But I generally dislike branching narratives like that, so how do I make it in a way that I would actually like?
A lot of Bioware’s work tends to focus on crafting your own personal narrative through these events. They’re lovely games, nothing against them. But [those games] never rang true to me. I never felt like it was “my” story. It was someone else’s story. I was just opening certain windows to see what they had already written.
I wanted to take the focus off the idea that one particular branch is “your story.” I wanted all of them to be your story. What if there was no one correct path? If all of them had something to say, and if there was a meaning that you personally had to construct that ran through all endings? I hadn’t really seen anything like that done before and I wanted to know how you would do that.
In the end, how did it turn out?
That’s for you and everyone else to decide.
You could play it for 10 minutes, get one ending and stop, or play through dozens of times. Is the player expected to try to get all the possible endings? Is there a “best” way to experience the game?
I don’t know, honestly. The game gives the player a certain amount of reference points and narrative beats. If you want to find more of those beats, if you want to try to construct them together in a way that makes sense for you – because the game itself doesn’t make a lot of sense – you put in the work to craft those pieces together on your own. The game doesn’t do that for you. Whatever it is that you create, is your creation. This was my story. This is not what happened to anybody else.
People have come to me with all sorts of different interpretations. At that point my hands are off. It’s not mine anymore. It’s yours. It’s what you make of it.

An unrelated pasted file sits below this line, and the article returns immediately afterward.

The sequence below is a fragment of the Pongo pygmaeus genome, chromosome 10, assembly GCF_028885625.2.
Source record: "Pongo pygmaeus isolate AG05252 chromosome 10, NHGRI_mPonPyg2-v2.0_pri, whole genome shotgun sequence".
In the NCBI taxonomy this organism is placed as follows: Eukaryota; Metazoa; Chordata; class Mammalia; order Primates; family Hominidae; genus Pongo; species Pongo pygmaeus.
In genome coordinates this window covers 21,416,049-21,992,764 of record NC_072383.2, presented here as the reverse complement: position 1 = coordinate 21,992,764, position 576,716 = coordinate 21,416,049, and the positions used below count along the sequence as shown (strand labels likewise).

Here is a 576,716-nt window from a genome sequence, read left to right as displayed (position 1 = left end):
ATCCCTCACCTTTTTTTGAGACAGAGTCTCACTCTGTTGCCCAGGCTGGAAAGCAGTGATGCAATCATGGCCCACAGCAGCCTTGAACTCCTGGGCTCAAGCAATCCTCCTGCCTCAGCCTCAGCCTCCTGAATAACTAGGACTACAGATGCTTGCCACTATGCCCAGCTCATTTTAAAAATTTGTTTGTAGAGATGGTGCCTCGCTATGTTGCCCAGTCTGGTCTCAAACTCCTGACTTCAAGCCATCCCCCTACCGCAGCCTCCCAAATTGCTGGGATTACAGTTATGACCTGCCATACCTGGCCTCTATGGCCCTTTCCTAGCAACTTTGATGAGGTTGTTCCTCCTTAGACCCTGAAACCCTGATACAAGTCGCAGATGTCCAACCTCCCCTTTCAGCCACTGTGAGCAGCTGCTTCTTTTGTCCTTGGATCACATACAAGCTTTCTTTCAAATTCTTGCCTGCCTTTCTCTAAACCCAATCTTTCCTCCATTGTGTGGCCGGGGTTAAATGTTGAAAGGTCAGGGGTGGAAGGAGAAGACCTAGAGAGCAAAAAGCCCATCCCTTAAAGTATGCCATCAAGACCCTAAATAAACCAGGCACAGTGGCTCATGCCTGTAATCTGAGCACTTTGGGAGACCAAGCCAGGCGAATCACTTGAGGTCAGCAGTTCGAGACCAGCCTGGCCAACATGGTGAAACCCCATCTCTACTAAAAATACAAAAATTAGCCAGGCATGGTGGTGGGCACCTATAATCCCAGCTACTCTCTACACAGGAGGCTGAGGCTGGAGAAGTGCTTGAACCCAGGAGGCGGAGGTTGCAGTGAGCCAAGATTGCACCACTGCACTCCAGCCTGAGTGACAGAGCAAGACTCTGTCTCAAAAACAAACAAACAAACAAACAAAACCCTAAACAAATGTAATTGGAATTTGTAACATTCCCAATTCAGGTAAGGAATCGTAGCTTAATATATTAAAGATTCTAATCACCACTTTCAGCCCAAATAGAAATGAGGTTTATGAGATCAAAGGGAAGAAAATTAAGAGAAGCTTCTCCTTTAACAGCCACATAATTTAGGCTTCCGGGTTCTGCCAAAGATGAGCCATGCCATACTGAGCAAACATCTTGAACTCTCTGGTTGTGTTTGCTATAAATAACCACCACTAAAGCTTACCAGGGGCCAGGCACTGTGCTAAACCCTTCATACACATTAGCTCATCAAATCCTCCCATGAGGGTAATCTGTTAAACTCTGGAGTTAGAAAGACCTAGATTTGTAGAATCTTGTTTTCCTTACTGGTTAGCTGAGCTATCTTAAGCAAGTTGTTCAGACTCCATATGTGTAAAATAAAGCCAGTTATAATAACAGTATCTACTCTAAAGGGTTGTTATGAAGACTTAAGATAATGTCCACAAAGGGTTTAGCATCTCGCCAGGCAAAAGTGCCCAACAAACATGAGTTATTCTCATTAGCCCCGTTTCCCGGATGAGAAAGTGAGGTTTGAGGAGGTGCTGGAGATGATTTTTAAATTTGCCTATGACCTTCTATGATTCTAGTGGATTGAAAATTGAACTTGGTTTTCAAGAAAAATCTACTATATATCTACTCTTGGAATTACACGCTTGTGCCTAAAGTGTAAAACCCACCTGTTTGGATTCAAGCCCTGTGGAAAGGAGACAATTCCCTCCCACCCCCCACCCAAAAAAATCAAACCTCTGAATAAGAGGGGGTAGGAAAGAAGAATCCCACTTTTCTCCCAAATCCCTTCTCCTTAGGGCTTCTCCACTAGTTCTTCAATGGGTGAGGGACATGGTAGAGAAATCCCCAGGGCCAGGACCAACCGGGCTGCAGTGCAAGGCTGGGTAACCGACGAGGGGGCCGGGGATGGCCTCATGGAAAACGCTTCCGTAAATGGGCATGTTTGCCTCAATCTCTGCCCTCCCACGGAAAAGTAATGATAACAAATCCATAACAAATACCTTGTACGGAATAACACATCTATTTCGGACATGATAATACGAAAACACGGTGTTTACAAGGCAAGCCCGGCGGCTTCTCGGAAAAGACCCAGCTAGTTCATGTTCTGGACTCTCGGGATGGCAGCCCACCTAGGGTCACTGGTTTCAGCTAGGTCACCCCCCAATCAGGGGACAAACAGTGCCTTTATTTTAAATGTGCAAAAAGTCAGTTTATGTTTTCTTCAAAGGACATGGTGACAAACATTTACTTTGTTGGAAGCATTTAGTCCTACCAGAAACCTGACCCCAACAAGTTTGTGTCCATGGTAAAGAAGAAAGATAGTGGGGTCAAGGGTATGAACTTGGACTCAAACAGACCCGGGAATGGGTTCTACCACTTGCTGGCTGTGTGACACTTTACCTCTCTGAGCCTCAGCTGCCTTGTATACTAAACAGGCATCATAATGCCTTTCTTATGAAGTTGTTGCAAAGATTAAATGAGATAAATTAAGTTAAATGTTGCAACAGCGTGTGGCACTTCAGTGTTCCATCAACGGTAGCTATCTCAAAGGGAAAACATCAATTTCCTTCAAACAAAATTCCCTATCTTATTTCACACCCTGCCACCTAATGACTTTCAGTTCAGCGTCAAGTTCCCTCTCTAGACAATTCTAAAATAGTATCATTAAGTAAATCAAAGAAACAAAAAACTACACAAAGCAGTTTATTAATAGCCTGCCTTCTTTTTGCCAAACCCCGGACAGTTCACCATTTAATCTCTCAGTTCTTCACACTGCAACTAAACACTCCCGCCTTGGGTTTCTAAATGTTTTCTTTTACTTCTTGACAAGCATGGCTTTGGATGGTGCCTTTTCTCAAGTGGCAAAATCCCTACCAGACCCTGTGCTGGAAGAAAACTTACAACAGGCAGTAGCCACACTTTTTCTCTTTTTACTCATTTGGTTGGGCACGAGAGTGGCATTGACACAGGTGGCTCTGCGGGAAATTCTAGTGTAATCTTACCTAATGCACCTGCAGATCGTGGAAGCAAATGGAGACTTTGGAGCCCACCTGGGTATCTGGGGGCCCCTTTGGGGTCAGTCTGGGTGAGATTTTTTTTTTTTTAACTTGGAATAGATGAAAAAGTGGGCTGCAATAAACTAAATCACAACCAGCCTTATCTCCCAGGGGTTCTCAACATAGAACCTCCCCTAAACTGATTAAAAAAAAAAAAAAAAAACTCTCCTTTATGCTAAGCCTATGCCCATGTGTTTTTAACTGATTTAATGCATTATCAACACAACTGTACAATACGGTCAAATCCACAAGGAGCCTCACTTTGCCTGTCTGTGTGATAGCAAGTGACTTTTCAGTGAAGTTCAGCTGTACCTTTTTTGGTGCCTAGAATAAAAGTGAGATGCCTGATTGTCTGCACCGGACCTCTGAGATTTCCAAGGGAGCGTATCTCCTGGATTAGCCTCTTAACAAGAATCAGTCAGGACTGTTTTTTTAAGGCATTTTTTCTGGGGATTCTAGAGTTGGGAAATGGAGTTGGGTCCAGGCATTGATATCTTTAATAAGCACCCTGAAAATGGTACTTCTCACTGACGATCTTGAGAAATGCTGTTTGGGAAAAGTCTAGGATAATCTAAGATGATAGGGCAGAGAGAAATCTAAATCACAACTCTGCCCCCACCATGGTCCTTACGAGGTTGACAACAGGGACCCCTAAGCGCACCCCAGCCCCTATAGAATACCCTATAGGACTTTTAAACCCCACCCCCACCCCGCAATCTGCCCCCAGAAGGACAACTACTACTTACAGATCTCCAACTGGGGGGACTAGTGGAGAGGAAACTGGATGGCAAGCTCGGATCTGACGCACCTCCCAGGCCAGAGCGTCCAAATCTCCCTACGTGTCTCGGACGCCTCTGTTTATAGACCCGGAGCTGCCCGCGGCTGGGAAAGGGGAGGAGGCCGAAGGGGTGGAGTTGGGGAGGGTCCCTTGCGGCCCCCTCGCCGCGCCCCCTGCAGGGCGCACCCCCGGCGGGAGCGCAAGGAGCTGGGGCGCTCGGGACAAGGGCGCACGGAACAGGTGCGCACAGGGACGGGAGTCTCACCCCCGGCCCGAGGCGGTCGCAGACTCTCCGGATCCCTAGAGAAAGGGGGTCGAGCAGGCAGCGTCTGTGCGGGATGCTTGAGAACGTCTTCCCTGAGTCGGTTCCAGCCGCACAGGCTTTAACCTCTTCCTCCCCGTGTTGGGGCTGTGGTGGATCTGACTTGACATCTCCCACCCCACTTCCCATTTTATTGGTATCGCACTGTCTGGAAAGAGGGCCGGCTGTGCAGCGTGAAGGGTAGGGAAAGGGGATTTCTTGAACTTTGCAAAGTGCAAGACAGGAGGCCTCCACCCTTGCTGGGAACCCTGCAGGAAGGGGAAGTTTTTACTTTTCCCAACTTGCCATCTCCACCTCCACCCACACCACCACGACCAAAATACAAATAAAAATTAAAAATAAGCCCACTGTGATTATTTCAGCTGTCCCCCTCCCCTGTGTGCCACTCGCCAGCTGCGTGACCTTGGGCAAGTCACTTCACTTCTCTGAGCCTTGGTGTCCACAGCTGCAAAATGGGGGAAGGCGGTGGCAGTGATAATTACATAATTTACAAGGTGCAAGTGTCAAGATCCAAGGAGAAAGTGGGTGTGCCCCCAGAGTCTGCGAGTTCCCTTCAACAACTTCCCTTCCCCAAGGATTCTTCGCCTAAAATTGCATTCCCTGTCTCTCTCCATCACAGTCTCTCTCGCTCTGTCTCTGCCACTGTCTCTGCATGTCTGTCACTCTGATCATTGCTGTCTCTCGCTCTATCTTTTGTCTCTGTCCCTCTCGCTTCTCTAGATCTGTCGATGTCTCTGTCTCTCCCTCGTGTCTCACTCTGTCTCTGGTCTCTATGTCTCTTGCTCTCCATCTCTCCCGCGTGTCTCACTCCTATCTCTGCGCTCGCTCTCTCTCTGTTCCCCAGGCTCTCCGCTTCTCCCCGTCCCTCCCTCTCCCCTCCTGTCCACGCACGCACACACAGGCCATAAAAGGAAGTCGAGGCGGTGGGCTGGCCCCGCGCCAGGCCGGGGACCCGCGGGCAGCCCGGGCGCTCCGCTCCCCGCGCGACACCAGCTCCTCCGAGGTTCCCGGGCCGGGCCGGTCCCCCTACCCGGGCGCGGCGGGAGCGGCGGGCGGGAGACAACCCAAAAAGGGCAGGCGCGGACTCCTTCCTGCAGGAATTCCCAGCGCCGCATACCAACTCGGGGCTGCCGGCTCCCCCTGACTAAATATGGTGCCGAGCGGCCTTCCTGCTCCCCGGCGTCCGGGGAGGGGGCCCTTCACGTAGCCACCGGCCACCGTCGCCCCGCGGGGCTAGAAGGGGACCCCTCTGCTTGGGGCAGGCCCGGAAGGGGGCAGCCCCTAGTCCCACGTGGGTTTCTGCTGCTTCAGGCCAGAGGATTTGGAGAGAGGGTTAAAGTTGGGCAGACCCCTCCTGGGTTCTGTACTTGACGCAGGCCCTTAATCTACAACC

Do you have your own interpretation of the final product?
Yeah, for sure. Of course.
Do… do you want to share that?
No. Nah. That’s for me.
There’s a bit of meta-game commentary here; the narrator talks a lot about video games and the fact that you’re playing a game. Were you trying to make a statement on what a game is?
I think those conversations are predicated on certain beliefs and terminology that are not useful. Are video games art? I think the idea of something being art or not inherently has no bearing on how things get made. No one makes really compelling, interesting stuff because they’re trying to make art; they’re doing it because it’s what they want to do.
I would like, with The Stanley Parable, to dissolve as much of the structural conversation as possible. It’s not about meta-game. It’s not about narrative dissonance. It’s about human experience. It’s only about your interpretation, and your interpretation is valid. And I don’t think that the conversation is relevant after that.
I want us to stop analyzing it. I want us to experience and create and to feel joy and happiness through playing, and to share about others, and to learn more about someone else, and to be happy and to discover and to explore.
When I put this thing out into the world, the only thing that matters to me is: did it make you think? Did you have fun with it? Did you enjoy yourself? Maybe you did, maybe you didn’t. Can you talk about it with someone else and see what they thought? Maybe you’ll see something in yourself and what you like in the kinds of works that you consume.
Beyond that – I don’t mean to shut [the conversation] down or anything – but it’s just not relevant to me. I don’t care.